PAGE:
Battling weather and fatigue, man hikes to Mount Everest base camp – and gives kisses along the way
Updated: Apr 5
Ryan Young isn’t timid when it comes to adventure.
The 37-year-old Stephenville businessman is known for jumping out of airplanes. In fact, he has racked up more than 900 skydiving jumps in the past 10 years.
“Some friends talked me into it,” he said of his first jump from an airplane. “They were doing it for a birthday party. As soon as I landed I thought it was dumb, but I did it again the following weekend and that’s when I caught the bug - and I haven’t stopped.”
Young recently took a break from running his business – Southern Screen and Window – and set off on a new adventure – hiking to the base camp of Mount Everest, the highest mountain in the world.
Before heading to Nepal with six others, Young trained for nine weeks – hiking, climbing, watching his diet and preparing his body for the extreme cold and altitude.
“I don’t consider myself to be a thrill-seeker,” Young said. “I just want to live. I don’t think I got out of the house enough in my 20s. I needed to get outside more.”
THE JOURNEY TO NEPAL
On Feb. 26, Young boarded a plane in Houston and flew to Dubai for the first leg of his journey. After a six-hour layover, he headed to Katmandu to begin his once-in-a-lifetime adventure.
“The weather was pretty good when we landed (in Katmandu),” he said. “The first thing they did was check us for fever – it was at the beginning stages of the coronavirus outbreak.”
Young said his first impression of the country was its friendliness.
“As soon as I got there I realized that I had left my wallet in the cab,” he said. “About 10 minutes later the cab driver came back with my wallet and everything in it. The people are great and super nice.”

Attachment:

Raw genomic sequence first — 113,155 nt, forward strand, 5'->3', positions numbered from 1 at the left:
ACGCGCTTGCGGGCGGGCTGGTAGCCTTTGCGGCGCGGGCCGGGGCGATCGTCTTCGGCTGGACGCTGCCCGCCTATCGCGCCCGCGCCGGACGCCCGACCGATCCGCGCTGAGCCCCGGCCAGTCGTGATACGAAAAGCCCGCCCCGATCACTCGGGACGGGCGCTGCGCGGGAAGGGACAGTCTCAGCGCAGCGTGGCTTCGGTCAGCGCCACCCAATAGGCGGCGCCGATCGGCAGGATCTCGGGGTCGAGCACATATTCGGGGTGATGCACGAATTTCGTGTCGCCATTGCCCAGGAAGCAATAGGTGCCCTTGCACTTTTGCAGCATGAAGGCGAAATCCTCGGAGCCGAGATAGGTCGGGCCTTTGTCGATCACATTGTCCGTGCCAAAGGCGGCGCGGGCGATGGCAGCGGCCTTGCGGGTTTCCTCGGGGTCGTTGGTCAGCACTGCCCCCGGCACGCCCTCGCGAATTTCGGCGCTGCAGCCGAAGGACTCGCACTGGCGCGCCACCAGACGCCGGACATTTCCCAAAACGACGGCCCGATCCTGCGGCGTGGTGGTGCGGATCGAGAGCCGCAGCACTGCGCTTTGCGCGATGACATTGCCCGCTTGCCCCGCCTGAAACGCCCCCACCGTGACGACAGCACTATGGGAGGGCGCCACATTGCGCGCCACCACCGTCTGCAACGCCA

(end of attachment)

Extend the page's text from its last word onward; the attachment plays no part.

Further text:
The group spent three days in Katmandu before setting out for a nine-day hike to base camp – a journey that would take them 17,300 feet above sea level.
A COLD, MISERABLE PARADISE
Young was a novice compared to the experienced group of mountain climbers he was traveling with, but despite the fact that his first big climb was a big one, he kept up.
The group made the hike with assistance from a guide and three porters who helped carry their gear.
Day 2 of the hike was particularly difficult.
“We just kept climbing. I think we gained 4,000 feet that day,” he said. “The incline just never stopped, it never leveled off. It was miserable.”
At one point, Young took off his gear to sit down and rest, but was interrupted by a herd of Yak.
“I had to hurry and get back up because they will run you over,” he said.
The group battled fatigue, extreme cold, hunger and headaches. One woman in the group was forced back down the mountain because of respiratory issues. (She is fine now.)
“We had two acclimation days, but it was tough,” Young said.
Creature comforts were non-existent. The group stayed in small tea houses with no heat or electricity. They took cold showers and slept in sleeping bags on flimsy beds.
They drank hot tea and water warmed by the fire that was lit in the evenings and ate dal bhat – the national dish of Nepal made with rice and lentils.
But the view? Well, that was spectacular.
“It was cold and miserable. My hands and feet felt like they were frozen solid, and we stank,” he said with a laugh. “But it was absolutely beautiful. Being there makes you feel very small. I am so glad to have had that experience. I have no regrets.”
THE CANDY MAN
Before leaving the U.S., Young stocked up on Hershey’s kisses and passed them out to children he met along the way.
“The kids were giddy,” he said. “And they always accepted (the candy) with two hands. That’s the culture – and I learned that I was expected to give it to them with both hands.”
On one of the days in Tyangboche, the group spent time in a monastery.
“A group of Tibetan monks were there praying,” he said. “We sat there for about 45 minutes while they prayed. It was the only place where we forgot we were cold.”
HOME SWEET HOME
Young arrived home on March 11 – hungry, tired and aching for a hot shower.
The life-changing journey is something he won’t ever forget, but one he isn’t in a hurry to repeat.
“It was awesome,” he said. “But the next place I go will be warm and flat.”
All photos contributed by Ryan Young.